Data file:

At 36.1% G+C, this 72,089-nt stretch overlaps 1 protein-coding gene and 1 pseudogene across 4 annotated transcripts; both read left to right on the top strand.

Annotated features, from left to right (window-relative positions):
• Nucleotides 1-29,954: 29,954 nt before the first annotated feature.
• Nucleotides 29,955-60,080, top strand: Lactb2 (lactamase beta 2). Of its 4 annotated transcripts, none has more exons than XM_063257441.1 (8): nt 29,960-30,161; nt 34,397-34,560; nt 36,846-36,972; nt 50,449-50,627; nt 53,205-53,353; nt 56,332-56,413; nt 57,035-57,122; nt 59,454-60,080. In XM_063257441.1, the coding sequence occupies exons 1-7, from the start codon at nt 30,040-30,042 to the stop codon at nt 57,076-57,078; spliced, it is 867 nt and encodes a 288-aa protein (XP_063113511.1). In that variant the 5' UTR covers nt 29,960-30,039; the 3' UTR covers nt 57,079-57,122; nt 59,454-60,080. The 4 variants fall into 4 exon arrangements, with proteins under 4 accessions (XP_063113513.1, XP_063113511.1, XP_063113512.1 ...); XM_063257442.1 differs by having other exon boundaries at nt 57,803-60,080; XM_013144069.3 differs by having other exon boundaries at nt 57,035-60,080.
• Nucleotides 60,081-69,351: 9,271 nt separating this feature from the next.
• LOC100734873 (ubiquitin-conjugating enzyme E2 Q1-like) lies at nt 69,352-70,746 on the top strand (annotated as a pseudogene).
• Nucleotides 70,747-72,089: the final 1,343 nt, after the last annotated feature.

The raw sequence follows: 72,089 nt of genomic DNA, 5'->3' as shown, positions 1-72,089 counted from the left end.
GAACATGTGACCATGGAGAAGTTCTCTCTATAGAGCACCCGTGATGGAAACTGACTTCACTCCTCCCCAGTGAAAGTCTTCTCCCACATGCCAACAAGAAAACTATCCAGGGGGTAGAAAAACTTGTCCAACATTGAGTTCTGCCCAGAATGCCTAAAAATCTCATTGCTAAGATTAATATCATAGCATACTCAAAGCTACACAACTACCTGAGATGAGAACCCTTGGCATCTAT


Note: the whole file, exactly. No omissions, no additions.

At 36.1% G+C, this 72,089-nt stretch overlaps 1 protein-coding gene and 1 pseudogene across 4 annotated transcripts; both read left to right on the top strand.

Annotated features, from left to right (window-relative positions):
• Nucleotides 1-29,954: 29,954 nt before the first annotated feature.
• Nucleotides 29,955-60,080, top strand: Lactb2 (lactamase beta 2). Of its 4 annotated transcripts, none has more exons than XM_063257441.1 (8): nt 29,960-30,161; nt 34,397-34,560; nt 36,846-36,972; nt 50,449-50,627; nt 53,205-53,353; nt 56,332-56,413; nt 57,035-57,122; nt 59,454-60,080. In XM_063257441.1, the coding sequence occupies exons 1-7, from the start codon at nt 30,040-30,042 to the stop codon at nt 57,076-57,078; spliced, it is 867 nt and encodes a 288-aa protein (XP_063113511.1). In that variant the 5' UTR covers nt 29,960-30,039; the 3' UTR covers nt 57,079-57,122; nt 59,454-60,080. The 4 variants fall into 4 exon arrangements, with proteins under 4 accessions (XP_063113513.1, XP_063113511.1, XP_063113512.1 ...); XM_063257442.1 differs by having other exon boundaries at nt 57,803-60,080; XM_013144069.3 differs by having other exon boundaries at nt 57,035-60,080.
• Nucleotides 60,081-69,351: 9,271 nt separating this feature from the next.
• LOC100734873 (ubiquitin-conjugating enzyme E2 Q1-like) lies at nt 69,352-70,746 on the top strand (annotated as a pseudogene).
• Nucleotides 70,747-72,089: the final 1,343 nt, after the last annotated feature.

The raw sequence follows: 72,089 nt of genomic DNA, 5'->3' as shown, positions 1-72,089 counted from the left end.
GAACATGTGACCATGGAGAAGTTCTCTCTATAGAGCACCCGTGATGGAAACTGACTTCACTCCTCCCCAGTGAAAGTCTTCTCCCACATGCCAACAAGAAAACTATCCAGGGGGTAGAAAAACTTGTCCAACATTGAGTTCTGCCCAGAATGCCTAAAAATCTCATTGCTAAGATTAATATCATAGCATACTCAAAGCTACACAACTACCTGAGATGAGAACCCTTGGCATCTAT